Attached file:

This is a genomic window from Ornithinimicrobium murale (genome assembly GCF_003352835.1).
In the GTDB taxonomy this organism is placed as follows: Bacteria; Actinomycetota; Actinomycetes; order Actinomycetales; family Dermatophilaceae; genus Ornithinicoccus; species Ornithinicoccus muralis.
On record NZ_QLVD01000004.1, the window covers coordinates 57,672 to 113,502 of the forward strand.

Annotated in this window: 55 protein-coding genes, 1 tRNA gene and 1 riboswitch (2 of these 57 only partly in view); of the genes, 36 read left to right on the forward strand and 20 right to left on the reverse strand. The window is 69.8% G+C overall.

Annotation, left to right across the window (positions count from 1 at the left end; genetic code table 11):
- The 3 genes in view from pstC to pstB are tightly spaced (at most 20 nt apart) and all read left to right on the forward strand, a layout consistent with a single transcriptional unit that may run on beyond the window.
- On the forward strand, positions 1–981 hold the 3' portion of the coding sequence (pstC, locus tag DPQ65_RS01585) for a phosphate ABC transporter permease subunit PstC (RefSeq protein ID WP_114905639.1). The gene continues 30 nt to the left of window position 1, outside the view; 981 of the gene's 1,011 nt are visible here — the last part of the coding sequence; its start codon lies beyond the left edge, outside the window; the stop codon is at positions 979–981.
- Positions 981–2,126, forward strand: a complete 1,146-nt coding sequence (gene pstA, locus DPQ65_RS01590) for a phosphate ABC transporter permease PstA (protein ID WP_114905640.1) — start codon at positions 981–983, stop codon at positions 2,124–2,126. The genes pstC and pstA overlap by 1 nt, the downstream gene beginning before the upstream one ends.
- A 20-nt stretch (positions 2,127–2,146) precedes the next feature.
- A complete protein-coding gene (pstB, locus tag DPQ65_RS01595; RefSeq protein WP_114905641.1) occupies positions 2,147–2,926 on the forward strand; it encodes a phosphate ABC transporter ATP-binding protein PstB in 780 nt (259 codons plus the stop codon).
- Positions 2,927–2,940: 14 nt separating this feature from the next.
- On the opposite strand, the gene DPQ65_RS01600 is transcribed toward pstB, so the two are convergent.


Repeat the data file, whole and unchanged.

This is a genomic window from Ornithinimicrobium murale (genome assembly GCF_003352835.1).
In the GTDB taxonomy this organism is placed as follows: Bacteria; Actinomycetota; Actinomycetes; order Actinomycetales; family Dermatophilaceae; genus Ornithinicoccus; species Ornithinicoccus muralis.
On record NZ_QLVD01000004.1, the window covers coordinates 57,672 to 113,502 of the forward strand.

Annotated in this window: 55 protein-coding genes, 1 tRNA gene and 1 riboswitch (2 of these 57 only partly in view); of the genes, 36 read left to right on the forward strand and 20 right to left on the reverse strand. The window is 69.8% G+C overall.

Annotation, left to right across the window (positions count from 1 at the left end; genetic code table 11):
- The 3 genes in view from pstC to pstB are tightly spaced (at most 20 nt apart) and all read left to right on the forward strand, a layout consistent with a single transcriptional unit that may run on beyond the window.
- On the forward strand, positions 1–981 hold the 3' portion of the coding sequence (pstC, locus tag DPQ65_RS01585) for a phosphate ABC transporter permease subunit PstC (RefSeq protein ID WP_114905639.1). The gene continues 30 nt to the left of window position 1, outside the view; 981 of the gene's 1,011 nt are visible here — the last part of the coding sequence; its start codon lies beyond the left edge, outside the window; the stop codon is at positions 979–981.
- Positions 981–2,126, forward strand: a complete 1,146-nt coding sequence (gene pstA, locus DPQ65_RS01590) for a phosphate ABC transporter permease PstA (protein ID WP_114905640.1) — start codon at positions 981–983, stop codon at positions 2,124–2,126. The genes pstC and pstA overlap by 1 nt, the downstream gene beginning before the upstream one ends.
- A 20-nt stretch (positions 2,127–2,146) precedes the next feature.
- A complete protein-coding gene (pstB, locus tag DPQ65_RS01595; RefSeq protein WP_114905641.1) occupies positions 2,147–2,926 on the forward strand; it encodes a phosphate ABC transporter ATP-binding protein PstB in 780 nt (259 codons plus the stop codon).
- Positions 2,927–2,940: 14 nt separating this feature from the next.
- On the opposite strand, the gene DPQ65_RS01600 is transcribed toward pstB, so the two are convergent.